I effing love deadlifts. All kinds of deadlifts -- barbell deadlifts, kettlebell deadlifts, Romanian dumbbell deadlifts, single leg deadlifts... there are so many options! I program some variation of a deadlift for nearly every client I work with, and here's why.
In my early 20s, I was in therapy with a phenomenal therapist who helped me work through a lot of family issues and trauma. I was also struggling with some body image issues. She was an older woman who was fat (this is relevant information to the story). One day in session, I was ranting kind of tearing my body apart, how much I hated it, hated my belly, thought I was fat. She interrupted my body disparaging spiral to tell me that it was pointless to just endlessly rip my body apart, and I either had to work to accept it, or make a choice to do something about it.
I was sort of stunned into silence, and I remember feeling a bit annoyed, like this was my session and if I wanted to use it to bash my body, that she should have some better solution for me other than accept my body or decide to change it.
In hindsight, I really respect her for setting that boundary. It was unfair of me to use a fat woman as the sounding board for my boundless body loathing, whether she was paid for that role or not. I've recently heard Aubrey Gordan (@yrfatfriend on Instagram, cohost of the Maintenance Phase podcast, and author of "What We Don't Talk About When We Talk About Fat") talk on Maintenance Phase about this phenomenon -- thin/smaller bodied people using fat people as a sounding board to resolve their body image issues. It is a weird but common phenomenon, and surely not fair to do to fat people.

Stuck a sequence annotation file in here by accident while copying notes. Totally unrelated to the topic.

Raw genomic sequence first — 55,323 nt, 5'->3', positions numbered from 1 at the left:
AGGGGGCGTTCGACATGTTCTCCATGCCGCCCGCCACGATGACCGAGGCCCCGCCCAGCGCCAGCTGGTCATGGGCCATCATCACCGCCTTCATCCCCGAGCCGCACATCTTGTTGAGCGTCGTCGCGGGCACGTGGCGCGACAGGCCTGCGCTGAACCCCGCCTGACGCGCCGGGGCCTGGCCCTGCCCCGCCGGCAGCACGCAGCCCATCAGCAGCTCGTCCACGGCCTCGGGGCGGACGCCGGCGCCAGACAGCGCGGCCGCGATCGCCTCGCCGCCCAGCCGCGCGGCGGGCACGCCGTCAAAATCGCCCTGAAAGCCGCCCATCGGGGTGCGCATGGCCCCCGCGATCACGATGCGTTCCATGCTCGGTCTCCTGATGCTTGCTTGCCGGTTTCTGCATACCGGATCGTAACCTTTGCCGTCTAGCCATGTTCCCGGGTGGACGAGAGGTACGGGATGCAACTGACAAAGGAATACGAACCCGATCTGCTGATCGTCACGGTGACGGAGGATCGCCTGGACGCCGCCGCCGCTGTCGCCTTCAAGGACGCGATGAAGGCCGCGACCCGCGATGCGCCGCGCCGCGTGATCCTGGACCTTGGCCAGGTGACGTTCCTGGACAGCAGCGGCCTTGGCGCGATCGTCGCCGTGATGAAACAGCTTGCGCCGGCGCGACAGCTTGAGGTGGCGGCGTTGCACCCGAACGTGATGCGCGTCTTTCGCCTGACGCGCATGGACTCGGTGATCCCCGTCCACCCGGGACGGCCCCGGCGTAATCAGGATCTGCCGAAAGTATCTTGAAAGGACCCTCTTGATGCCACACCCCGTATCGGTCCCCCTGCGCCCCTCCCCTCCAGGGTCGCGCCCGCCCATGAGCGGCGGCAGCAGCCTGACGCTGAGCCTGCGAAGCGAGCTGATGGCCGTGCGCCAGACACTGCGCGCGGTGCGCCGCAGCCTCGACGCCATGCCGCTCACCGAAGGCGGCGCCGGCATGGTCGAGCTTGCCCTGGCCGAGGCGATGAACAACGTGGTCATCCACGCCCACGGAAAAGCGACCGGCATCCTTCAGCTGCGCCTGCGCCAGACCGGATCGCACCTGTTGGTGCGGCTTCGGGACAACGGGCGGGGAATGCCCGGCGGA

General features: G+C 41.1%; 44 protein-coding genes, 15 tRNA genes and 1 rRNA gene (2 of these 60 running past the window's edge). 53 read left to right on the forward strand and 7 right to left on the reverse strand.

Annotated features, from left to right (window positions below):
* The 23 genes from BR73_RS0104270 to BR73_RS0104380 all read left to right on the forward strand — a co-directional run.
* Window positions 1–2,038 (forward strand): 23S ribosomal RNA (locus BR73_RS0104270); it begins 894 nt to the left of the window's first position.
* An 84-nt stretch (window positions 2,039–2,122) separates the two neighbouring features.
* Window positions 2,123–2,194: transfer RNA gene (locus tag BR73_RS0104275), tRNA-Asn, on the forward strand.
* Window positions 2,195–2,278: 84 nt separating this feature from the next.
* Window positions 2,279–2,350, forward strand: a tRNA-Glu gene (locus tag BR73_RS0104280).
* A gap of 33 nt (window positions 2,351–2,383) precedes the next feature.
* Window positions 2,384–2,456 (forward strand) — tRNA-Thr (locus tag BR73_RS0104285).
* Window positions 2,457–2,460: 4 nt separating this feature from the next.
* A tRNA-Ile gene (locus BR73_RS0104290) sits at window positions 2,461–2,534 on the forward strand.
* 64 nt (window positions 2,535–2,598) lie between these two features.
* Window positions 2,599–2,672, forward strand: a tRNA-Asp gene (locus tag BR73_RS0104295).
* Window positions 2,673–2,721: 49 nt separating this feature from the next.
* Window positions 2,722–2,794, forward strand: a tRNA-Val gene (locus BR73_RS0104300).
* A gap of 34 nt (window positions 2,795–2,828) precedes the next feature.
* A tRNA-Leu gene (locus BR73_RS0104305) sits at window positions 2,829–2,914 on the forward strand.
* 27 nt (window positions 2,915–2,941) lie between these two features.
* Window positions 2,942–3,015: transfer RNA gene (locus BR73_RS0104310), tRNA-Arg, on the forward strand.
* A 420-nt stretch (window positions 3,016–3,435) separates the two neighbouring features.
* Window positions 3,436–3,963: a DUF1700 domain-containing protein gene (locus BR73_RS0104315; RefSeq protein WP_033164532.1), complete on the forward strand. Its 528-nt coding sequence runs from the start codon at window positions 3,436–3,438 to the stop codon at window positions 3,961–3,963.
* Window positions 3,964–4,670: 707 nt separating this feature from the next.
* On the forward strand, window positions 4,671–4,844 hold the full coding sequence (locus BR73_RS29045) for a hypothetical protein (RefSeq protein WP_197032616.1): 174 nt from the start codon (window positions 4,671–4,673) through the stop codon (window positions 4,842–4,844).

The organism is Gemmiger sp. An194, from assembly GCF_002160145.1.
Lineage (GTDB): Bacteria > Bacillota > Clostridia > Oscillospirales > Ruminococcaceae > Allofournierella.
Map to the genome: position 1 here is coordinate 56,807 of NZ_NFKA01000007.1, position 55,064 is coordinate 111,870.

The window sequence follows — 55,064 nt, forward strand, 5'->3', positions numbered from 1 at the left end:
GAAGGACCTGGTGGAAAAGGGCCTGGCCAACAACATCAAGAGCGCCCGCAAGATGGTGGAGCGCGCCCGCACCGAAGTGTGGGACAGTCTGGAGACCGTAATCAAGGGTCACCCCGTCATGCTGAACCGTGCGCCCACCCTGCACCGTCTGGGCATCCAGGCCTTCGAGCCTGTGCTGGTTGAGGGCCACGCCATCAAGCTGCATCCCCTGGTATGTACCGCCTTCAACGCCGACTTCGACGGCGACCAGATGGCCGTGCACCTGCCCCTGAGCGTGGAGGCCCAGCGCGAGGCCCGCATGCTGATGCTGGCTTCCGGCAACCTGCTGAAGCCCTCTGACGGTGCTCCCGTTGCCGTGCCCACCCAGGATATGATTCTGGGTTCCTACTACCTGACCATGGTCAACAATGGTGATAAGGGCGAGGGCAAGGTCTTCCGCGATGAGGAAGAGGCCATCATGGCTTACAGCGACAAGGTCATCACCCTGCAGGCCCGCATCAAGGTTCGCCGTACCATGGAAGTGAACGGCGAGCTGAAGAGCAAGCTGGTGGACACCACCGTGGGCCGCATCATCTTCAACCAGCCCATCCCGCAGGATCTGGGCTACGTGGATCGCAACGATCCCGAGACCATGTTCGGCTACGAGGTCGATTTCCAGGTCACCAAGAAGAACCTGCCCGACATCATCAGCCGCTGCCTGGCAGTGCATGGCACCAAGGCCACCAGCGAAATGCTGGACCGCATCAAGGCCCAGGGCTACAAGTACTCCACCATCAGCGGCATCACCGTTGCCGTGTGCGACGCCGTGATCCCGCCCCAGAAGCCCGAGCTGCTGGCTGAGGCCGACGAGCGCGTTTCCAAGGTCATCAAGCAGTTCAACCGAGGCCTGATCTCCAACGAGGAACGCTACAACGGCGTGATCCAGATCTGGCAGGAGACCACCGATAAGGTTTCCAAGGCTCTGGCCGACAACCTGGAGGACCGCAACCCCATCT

I share this to let you know a few things: growth happens. Nobody is perfect, and we all can (and should!) grow and evolve. The other thing I want all of us to learn from this is that you don't need to be the punching bag for someone else's body image issues. It it totally fine to set a boundary that we aren't just going to sit here and listen to a person tear their body apart. Even if you're being paid to be there. There isn't usually really a point to just scorning the shit out of your own body, so if someone comes to you trying to do that, it's okay to say, hey friend, we're not doing that today.
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Intuitive eating was first defined by Evelyn Tribole and Elyse Resch in their seminal work, “Intuitive Eating: A Revolutionary Program that Works.” Intuitive eating is NOT a weight loss plan. In fact, the first principle of intuitive eating is to ditch the diet mentality and get rid of the notion of intentional weight loss. Improving your mindfulness when eating will help you along your intuitive eating journey. This is not enough information to truly embark on an intuitive eating journey, but if your curiosity is piqued, I would be delighted to talk with you about it more.
Before we dive in, we should define mindfulness. While mindfulness has come to mean a lot of different things, it is, very simply, bringing your attention to the current moment without judgment of what that current moment holds. We can apply this kind of intentional attention paying to eating in several ways that support an intuitive eating journey.